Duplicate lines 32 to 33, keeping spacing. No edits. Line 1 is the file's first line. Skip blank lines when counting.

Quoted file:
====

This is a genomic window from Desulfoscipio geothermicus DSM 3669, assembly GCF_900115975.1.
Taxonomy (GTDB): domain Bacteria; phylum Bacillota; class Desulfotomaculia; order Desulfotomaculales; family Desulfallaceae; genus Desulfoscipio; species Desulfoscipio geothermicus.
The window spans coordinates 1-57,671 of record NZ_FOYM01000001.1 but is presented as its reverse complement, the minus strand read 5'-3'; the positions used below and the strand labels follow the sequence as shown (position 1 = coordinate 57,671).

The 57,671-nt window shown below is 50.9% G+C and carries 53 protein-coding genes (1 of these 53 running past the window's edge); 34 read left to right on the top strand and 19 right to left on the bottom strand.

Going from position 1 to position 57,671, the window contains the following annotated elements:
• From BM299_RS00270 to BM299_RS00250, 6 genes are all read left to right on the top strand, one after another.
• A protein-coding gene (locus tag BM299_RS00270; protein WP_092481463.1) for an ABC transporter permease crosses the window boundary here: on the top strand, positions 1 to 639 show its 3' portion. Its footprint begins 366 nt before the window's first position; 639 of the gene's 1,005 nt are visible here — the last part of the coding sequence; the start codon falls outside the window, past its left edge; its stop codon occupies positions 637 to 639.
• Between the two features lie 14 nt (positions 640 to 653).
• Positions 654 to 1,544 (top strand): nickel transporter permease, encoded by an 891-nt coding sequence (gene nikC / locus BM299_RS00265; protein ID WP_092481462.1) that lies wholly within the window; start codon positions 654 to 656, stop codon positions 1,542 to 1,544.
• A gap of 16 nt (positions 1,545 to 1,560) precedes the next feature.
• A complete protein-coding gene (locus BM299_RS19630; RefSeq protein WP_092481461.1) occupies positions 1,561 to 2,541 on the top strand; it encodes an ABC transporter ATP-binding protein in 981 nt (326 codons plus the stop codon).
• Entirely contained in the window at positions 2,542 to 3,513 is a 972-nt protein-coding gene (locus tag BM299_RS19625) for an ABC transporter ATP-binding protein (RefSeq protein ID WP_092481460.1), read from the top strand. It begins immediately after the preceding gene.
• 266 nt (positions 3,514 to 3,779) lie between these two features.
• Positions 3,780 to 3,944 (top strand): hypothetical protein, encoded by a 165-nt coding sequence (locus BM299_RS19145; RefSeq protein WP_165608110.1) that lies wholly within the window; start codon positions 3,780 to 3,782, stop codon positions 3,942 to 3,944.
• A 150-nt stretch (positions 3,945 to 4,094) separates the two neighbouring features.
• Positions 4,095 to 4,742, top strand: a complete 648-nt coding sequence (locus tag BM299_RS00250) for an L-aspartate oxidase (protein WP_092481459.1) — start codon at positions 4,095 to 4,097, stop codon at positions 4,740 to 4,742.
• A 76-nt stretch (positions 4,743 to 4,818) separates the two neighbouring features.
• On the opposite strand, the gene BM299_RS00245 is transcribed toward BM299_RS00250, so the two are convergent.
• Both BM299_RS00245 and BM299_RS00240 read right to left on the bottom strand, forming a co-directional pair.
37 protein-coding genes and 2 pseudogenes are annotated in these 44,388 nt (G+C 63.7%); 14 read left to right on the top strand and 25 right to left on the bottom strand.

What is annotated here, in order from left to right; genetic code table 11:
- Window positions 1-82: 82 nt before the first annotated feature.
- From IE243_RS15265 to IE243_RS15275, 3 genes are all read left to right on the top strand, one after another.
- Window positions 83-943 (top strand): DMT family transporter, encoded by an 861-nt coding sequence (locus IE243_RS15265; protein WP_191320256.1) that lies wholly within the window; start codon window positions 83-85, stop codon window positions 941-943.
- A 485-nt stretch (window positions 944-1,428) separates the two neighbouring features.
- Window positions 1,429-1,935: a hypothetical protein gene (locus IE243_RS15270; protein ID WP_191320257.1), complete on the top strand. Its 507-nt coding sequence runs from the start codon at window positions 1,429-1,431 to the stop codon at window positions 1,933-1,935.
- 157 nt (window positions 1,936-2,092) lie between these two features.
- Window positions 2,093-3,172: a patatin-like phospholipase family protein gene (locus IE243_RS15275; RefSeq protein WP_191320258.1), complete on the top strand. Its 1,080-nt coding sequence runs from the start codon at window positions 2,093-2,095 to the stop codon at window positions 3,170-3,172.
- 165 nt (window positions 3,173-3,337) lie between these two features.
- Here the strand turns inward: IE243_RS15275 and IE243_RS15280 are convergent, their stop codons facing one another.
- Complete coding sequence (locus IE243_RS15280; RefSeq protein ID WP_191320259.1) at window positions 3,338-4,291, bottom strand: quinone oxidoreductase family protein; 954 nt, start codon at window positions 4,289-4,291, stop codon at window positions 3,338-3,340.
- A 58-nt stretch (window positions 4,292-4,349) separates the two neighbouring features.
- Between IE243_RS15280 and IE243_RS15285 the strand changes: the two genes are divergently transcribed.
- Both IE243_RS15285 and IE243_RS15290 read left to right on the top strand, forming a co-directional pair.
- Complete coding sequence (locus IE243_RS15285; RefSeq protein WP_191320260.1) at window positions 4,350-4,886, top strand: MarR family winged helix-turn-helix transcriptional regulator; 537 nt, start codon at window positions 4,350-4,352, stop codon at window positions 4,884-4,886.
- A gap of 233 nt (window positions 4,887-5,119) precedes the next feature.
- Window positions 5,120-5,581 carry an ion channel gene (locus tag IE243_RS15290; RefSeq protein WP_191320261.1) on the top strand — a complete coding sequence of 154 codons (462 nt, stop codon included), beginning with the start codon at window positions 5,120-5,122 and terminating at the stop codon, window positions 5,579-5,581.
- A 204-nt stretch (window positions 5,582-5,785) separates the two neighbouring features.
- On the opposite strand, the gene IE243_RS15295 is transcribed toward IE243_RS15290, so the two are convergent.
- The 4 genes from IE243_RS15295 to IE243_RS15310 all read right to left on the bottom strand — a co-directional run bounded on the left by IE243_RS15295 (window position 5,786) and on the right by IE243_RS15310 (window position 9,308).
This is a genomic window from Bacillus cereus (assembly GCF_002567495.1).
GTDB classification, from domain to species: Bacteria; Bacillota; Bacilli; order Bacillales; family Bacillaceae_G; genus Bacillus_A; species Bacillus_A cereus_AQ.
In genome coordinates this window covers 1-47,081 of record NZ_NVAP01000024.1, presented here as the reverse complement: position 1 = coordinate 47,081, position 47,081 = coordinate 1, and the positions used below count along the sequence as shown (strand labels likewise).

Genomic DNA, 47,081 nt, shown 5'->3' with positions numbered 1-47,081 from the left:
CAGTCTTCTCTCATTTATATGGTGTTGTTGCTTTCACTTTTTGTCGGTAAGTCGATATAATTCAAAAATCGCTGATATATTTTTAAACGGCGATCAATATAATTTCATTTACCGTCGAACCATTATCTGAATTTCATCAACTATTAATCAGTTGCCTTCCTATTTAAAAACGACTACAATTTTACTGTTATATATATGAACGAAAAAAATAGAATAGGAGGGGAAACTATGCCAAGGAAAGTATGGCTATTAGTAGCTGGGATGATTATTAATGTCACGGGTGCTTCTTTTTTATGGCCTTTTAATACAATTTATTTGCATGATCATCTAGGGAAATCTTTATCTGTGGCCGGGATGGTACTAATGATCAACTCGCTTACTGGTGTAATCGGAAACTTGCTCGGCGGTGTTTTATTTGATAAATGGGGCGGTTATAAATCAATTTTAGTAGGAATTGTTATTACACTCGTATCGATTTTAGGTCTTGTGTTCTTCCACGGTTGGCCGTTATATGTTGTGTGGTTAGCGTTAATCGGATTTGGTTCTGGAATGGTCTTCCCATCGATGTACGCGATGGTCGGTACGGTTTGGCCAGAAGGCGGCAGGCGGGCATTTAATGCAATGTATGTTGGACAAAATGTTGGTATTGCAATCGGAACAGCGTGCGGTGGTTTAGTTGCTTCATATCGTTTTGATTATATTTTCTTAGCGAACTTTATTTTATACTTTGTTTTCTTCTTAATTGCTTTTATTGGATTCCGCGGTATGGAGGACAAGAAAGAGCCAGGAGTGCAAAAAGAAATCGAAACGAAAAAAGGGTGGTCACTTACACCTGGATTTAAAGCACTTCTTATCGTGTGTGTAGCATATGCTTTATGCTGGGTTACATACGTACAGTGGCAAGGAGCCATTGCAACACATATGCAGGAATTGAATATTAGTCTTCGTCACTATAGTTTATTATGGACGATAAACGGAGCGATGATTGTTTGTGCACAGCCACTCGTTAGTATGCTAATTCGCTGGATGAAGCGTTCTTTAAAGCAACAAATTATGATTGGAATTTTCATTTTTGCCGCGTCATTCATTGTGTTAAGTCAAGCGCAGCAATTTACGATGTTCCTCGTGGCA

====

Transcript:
- A 58-nt stretch (window positions 4,292-4,349) separates the two neighbouring features.
- Between IE243_RS15280 and IE243_RS15285 the strand changes: the two genes are divergently transcribed.